STEVE COLL: Yes. Well, I mean, there was a lot of shock. It’s quite an amazing story, and we were able to interview some security guards that were assigned to this. They had rent—they leased a plane that was used for sports teams, that had like a special configuration and a round—and a bar. And they flew the plane out to Los Angeles to pick up the first of the bin Ladens, actually a remarkable woman, one of his sisters who was a pilot there, lived a very sort of L.A. lifestyle. She was distraught and had gone into Bullock’s with her credit card and been screamed at by the clerks and just wanted to get out, even though she really had nothing to do with Osama and his ideology. So, they put her on the plane, and she’s the only passenger, and they have one security guard. And they’re going to fly from L.A. to Orlando to pick up some other family members.
And they’re up in the air, and the security guard goes up into the cockpit, and he says to the pilot, you know, “How’s it going?” And it becomes clear to him that the pilot doesn’t know that he’s going to be flying bin Ladens. So the security guard figures, “Well, I’d better tell him. He’s the pilot.” So they—he explains that there’s a bin Laden out there and there’s going to be a whole bunch more bin Ladens coming aboard. Well, the crew revolts. They say, “We’re not flying bin Ladens.” They’re afraid. They demand more money. They go on strike on the tarmac in Orlando, while other bin Ladens are milling around saying, you know, “We need to get moving here.” And the whole thing has a kind of—
AMY GOODMAN: Were they at Disney World?
STEVE COLL: They were living in a family—a bin Laden family compound just outside of Disney World called “Desert Bear” that had been bought many years before by Osama’s adventurer elder brother Salem. And so, another brother, Khalil, was living there with his Brazilian-born wife and some children who were—they spent summers there, typically.
And so, they were very—he showed up at the—Khalil showed up in a designer suit and sunglasses and was very apologetic to the security guards and the pilots, saying, you know, “I’m really sorry that you have to do this, but, you know, we need to get moving.” And there were some TV reports that something was happening at the airport, and the security guards started to get afraid that somebody was going to show up and start taking potshots at them. And he’s on the phone with his charter company trying to negotiate some new pay package for the pilots to get them to take off again. And it was a mess.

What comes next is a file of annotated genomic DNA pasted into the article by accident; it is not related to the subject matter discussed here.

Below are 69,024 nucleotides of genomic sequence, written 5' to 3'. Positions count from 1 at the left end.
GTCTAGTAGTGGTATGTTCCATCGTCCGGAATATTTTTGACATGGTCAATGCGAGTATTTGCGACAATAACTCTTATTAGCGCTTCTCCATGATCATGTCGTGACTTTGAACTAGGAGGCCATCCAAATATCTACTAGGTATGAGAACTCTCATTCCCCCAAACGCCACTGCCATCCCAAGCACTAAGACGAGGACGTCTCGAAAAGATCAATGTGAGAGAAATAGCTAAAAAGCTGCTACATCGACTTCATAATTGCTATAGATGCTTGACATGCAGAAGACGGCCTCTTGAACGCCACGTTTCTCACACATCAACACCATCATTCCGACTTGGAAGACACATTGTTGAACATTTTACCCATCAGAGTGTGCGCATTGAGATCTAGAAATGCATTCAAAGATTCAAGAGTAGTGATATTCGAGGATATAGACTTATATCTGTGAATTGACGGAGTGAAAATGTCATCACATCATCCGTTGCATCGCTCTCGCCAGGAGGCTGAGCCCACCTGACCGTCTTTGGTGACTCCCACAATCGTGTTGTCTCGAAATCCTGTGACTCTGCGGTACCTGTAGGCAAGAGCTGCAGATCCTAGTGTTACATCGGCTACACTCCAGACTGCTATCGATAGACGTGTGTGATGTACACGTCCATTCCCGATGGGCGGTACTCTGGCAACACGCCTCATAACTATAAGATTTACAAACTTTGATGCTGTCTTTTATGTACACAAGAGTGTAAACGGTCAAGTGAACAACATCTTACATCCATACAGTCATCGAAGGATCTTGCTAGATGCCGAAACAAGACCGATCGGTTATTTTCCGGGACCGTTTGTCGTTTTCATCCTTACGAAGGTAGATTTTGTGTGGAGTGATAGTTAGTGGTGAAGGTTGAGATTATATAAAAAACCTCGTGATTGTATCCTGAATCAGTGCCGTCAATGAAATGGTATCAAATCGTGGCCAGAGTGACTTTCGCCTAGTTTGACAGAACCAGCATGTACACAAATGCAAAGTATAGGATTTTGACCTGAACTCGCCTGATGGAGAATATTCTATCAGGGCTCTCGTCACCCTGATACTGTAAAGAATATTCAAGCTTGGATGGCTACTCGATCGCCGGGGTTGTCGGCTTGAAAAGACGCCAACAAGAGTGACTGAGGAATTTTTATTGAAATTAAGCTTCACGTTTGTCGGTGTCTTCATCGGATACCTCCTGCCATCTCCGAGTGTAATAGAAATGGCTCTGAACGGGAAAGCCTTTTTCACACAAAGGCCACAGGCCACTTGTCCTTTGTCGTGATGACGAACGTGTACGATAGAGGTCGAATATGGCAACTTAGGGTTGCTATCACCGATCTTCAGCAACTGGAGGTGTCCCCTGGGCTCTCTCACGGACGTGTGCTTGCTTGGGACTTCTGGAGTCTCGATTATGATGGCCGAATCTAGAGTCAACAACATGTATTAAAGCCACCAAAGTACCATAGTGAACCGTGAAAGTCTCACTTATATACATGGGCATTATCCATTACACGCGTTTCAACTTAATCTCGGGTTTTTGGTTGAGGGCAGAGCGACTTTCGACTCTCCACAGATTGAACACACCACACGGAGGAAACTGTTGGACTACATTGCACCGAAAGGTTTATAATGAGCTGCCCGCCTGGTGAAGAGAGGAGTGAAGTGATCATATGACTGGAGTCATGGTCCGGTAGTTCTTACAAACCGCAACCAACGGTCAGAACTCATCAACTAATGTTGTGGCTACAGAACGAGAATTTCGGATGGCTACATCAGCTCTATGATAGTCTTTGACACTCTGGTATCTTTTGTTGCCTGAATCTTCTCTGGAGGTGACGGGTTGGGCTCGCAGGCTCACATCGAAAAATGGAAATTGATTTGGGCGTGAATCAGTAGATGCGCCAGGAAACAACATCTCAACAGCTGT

Eventually, the family does come aboard, you know, in groups—one group in Orlando, another in Washington, another in Boston. And it takes on this air, by the accounts of people who were aboard, of a sort of mournful family reunion, some people crying, some people quietly reacquainting, because they hadn’t seen each other in awhile. And everybody’s smoking cigarettes, the plane sort of filling up with cigarette smoke. And some of the college students complaining that they had just gotten fake IDs and were—you know, now had no use for them in Saudi Arabia. I mean, there’s—
AMY GOODMAN: Why did President Bush authorize this? I mean, you think about the aftermath of September 11th and all that a president would have to deal with, and yet here he is involved with the logistics and not even bringing in intelligence or the FBI to question all of those.
STEVE COLL: Well, they did bring in the FBI, in fairness, to question just about everybody. And my assessment is that there may have been one person aboard that plane who had been the subject of a previous and aborted FBI inquiry into a proselytizing organization that published anti-Semitic materials out of northern Virginia, not an organization that’s ever been accused of participating in terrorist violence, but which had been, because of its radical preaching materials, the subject of previous inquiries that had been shut down. So that person, perhaps, was not interviewed, as it’s a little bit difficult to tell from the documents that I’ve been able to obtain.
But, in any event, to go to your question—why did the White House authorize this—the White House—the counterterrorism director, Richard Clarke; the director of the FBI, Louis Freeh; the President—they had—they had been conditioned by American foreign policy to have very close and cooperative relations with the Saudi royal family. Prince Bandar bin Sultan had extraordinary access to the White House. So he smoked cigars on the balcony of the White House with the President two days after 9/11, and—